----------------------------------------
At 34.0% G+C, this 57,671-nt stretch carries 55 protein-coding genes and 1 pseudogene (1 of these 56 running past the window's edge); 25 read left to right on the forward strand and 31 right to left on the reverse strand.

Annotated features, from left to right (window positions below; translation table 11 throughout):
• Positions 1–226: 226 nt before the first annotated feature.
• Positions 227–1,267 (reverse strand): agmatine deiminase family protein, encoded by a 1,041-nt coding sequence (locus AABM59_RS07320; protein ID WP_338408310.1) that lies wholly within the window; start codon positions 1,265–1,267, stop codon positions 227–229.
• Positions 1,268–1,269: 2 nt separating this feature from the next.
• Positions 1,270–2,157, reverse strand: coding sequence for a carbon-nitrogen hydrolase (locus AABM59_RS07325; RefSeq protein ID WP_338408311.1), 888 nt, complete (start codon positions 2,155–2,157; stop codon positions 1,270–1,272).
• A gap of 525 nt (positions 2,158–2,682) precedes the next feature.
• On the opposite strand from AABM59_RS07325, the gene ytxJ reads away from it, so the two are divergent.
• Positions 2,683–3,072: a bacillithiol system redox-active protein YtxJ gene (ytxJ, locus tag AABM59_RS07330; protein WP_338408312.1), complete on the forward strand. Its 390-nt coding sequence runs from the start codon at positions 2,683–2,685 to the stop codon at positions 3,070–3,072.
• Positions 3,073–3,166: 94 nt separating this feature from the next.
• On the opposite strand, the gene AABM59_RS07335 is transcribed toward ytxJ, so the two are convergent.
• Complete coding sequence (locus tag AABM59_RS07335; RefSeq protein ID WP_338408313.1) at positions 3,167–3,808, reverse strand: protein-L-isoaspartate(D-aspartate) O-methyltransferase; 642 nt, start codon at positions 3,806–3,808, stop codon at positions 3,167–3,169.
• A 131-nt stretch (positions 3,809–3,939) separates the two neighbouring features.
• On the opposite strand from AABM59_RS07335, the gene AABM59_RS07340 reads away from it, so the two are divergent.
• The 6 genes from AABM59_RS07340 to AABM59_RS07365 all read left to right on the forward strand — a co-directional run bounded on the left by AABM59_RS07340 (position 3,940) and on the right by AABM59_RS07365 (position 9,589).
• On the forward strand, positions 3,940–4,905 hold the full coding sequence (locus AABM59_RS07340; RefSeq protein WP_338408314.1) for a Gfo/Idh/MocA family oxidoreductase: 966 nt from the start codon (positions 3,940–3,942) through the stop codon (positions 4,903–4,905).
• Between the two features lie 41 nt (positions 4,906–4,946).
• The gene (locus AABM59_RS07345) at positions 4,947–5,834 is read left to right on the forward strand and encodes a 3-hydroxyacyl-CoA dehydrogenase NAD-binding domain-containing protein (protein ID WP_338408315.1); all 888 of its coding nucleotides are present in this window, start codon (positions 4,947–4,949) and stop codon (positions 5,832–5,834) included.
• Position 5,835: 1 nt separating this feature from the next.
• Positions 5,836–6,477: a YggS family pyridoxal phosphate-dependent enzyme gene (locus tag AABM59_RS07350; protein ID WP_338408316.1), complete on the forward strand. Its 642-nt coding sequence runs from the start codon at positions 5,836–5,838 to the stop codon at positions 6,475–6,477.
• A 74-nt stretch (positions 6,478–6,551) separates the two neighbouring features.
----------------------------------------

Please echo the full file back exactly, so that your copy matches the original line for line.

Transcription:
At 34.0% G+C, this 57,671-nt stretch carries 55 protein-coding genes and 1 pseudogene (1 of these 56 running past the window's edge); 25 read left to right on the forward strand and 31 right to left on the reverse strand.

Annotated features, from left to right (window positions below; translation table 11 throughout):
• Positions 1–226: 226 nt before the first annotated feature.
• Positions 227–1,267 (reverse strand): agmatine deiminase family protein, encoded by a 1,041-nt coding sequence (locus AABM59_RS07320; protein ID WP_338408310.1) that lies wholly within the window; start codon positions 1,265–1,267, stop codon positions 227–229.
• Positions 1,268–1,269: 2 nt separating this feature from the next.
• Positions 1,270–2,157, reverse strand: coding sequence for a carbon-nitrogen hydrolase (locus AABM59_RS07325; RefSeq protein ID WP_338408311.1), 888 nt, complete (start codon positions 2,155–2,157; stop codon positions 1,270–1,272).
• A gap of 525 nt (positions 2,158–2,682) precedes the next feature.
• On the opposite strand from AABM59_RS07325, the gene ytxJ reads away from it, so the two are divergent.
• Positions 2,683–3,072: a bacillithiol system redox-active protein YtxJ gene (ytxJ, locus tag AABM59_RS07330; protein WP_338408312.1), complete on the forward strand. Its 390-nt coding sequence runs from the start codon at positions 2,683–2,685 to the stop codon at positions 3,070–3,072.
• Positions 3,073–3,166: 94 nt separating this feature from the next.
• On the opposite strand, the gene AABM59_RS07335 is transcribed toward ytxJ, so the two are convergent.
• Complete coding sequence (locus tag AABM59_RS07335; RefSeq protein ID WP_338408313.1) at positions 3,167–3,808, reverse strand: protein-L-isoaspartate(D-aspartate) O-methyltransferase; 642 nt, start codon at positions 3,806–3,808, stop codon at positions 3,167–3,169.
• A 131-nt stretch (positions 3,809–3,939) separates the two neighbouring features.
• On the opposite strand from AABM59_RS07335, the gene AABM59_RS07340 reads away from it, so the two are divergent.
• The 6 genes from AABM59_RS07340 to AABM59_RS07365 all read left to right on the forward strand — a co-directional run bounded on the left by AABM59_RS07340 (position 3,940) and on the right by AABM59_RS07365 (position 9,589).
• On the forward strand, positions 3,940–4,905 hold the full coding sequence (locus AABM59_RS07340; RefSeq protein WP_338408314.1) for a Gfo/Idh/MocA family oxidoreductase: 966 nt from the start codon (positions 3,940–3,942) through the stop codon (positions 4,903–4,905).
• Between the two features lie 41 nt (positions 4,906–4,946).
• The gene (locus AABM59_RS07345) at positions 4,947–5,834 is read left to right on the forward strand and encodes a 3-hydroxyacyl-CoA dehydrogenase NAD-binding domain-containing protein (protein ID WP_338408315.1); all 888 of its coding nucleotides are present in this window, start codon (positions 4,947–4,949) and stop codon (positions 5,832–5,834) included.
• Position 5,835: 1 nt separating this feature from the next.
• Positions 5,836–6,477: a YggS family pyridoxal phosphate-dependent enzyme gene (locus tag AABM59_RS07350; protein ID WP_338408316.1), complete on the forward strand. Its 642-nt coding sequence runs from the start codon at positions 5,836–5,838 to the stop codon at positions 6,475–6,477.
• A 74-nt stretch (positions 6,478–6,551) separates the two neighbouring features.